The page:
Monday, 16 August 2010

Wasted Wood Sands

The Safari set off to Patch 1 on another beautiful, mild summer’s dawn with a definite autumnal feel to it. There was a low haze silhouetting the trees in the near distance against an empty pale red sky – a heavy dew carpeted the grass of the small field.
Not a lot about, no Peregrines on the water tower again, no sign of the Sparrowhawks either but they had been about as a pile of plucked Woodpigeon feathers were strewn across the path. A Robin ‘tic’d’ from the bushes and a Wren sang a subdued song.
Still nothing of migrant note…
Walking up the path alongside the Golden Triangle we heard another Robin 'tic'ing and the season’s first snatch of their winter song, like the Wren it was a quiet subdued affair but confirmation that it is definitely getting towards autumn if said season isn’t already upon us.
Patch 2 was similarly autumnal with our first two returning Redshanks whipping along the tide line to the muddy patch by the outfall pipe.
After two days of light winds we can clearly see the shoals and sand bars way beyond the low water mark although there are no terns fishing over them this morning.
Scanning back to the outfall pipe we note a Great Black Backed Gull stood on it, an unusual occurrence, and below it on the mud is a Patch 2 goody – a summer plumaged, still all russety, Bar Tailed Godwit.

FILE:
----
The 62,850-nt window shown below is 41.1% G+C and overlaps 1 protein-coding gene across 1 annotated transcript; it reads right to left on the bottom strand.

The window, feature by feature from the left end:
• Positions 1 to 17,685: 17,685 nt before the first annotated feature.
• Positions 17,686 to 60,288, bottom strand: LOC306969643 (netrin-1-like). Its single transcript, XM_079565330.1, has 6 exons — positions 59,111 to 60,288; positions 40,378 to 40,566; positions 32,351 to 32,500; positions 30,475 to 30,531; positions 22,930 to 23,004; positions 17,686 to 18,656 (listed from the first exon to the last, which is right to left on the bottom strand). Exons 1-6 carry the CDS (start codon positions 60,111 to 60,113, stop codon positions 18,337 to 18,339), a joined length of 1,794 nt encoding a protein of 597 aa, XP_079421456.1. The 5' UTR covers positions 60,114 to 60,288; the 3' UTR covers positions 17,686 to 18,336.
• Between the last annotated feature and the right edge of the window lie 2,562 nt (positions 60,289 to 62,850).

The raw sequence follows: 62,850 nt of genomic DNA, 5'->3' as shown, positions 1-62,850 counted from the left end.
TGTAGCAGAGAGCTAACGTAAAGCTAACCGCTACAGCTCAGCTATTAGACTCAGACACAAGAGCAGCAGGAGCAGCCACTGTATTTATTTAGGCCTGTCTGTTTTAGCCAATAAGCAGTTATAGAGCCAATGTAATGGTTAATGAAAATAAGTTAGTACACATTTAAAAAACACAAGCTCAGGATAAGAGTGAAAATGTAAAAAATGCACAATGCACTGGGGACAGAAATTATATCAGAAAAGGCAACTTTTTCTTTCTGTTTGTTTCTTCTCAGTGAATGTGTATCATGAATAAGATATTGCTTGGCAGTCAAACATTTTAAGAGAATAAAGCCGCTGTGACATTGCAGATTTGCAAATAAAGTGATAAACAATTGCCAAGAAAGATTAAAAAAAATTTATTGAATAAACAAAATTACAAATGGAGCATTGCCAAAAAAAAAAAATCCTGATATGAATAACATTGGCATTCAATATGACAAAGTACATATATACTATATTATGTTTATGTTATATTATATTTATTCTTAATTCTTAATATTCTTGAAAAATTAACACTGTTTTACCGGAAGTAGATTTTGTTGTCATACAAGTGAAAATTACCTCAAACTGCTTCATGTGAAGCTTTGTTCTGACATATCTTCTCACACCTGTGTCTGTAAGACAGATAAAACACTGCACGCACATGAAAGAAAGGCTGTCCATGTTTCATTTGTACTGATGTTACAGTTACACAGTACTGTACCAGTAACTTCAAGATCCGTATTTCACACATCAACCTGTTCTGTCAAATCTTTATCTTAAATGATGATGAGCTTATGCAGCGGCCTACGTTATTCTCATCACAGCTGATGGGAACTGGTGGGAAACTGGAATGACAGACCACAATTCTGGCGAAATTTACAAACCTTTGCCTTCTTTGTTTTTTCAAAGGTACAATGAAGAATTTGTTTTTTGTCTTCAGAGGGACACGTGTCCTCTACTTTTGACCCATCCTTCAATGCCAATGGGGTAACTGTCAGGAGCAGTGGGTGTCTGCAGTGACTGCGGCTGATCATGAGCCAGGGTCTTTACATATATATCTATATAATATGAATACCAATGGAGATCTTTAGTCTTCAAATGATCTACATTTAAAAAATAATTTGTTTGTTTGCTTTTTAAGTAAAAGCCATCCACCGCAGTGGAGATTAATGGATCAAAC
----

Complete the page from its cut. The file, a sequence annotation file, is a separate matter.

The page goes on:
A concerted gawp at the sea didn’t give us much but after yesterday’s bizarre blank a Grey Seal was found, sadly no Harbour Porpoises though – conditions for seeing them being excellent. Two Gannets drifted north on outstretched wings against the breeze at distance, a few Sandwich Terns left the estuary area and headed out to sea, one came inshore and landed on the beach, and two groups of Common Scoters, three and four were seen in flight. Should have been better!!!
No lunchtime visit as we had to be at home waiting for an electrician, between 12 and 5.00 they say...no chance of him coming early then and us getting some twitching time - Wood Sandpiper not too far away, certainly within striking distance for a short afternoon's safari.
So while we waited and waited and waited we noticed an adult Goldfinch and dull faced juvenile feeding on Ragwort seeds at the far end of Base Camp's garden so we had a go at digiscoping them through the dirty sitting room window from the comfort of the 'puter desk.

The blurry yellow flower is that great moth attractor Evening Primrose.

Where to next? More patchy stuff.

In the meantime let us know what's spreading the 'weed' seeds in your outback.

4 comments:

Warren Baker said...

Is the goldfinch a garden tick dave ? Best you get some nyger seed out quick!

Lancashire and Lakeland Outback Adventure Wildlife Safaris said...

Hi Warren - they are just about the only thing that visits regularly and the won't eat nyger just like the sunny hearts, or the 'weed' seeds - only weeds in the garden are mare's tails which have escaped from next door after I spent months digging all ours out - no chance now.

Cheers

Davo

Monika said...

Your goldfinches are stunning birds!

Amila Kanchana said...

Beautiful birds, very!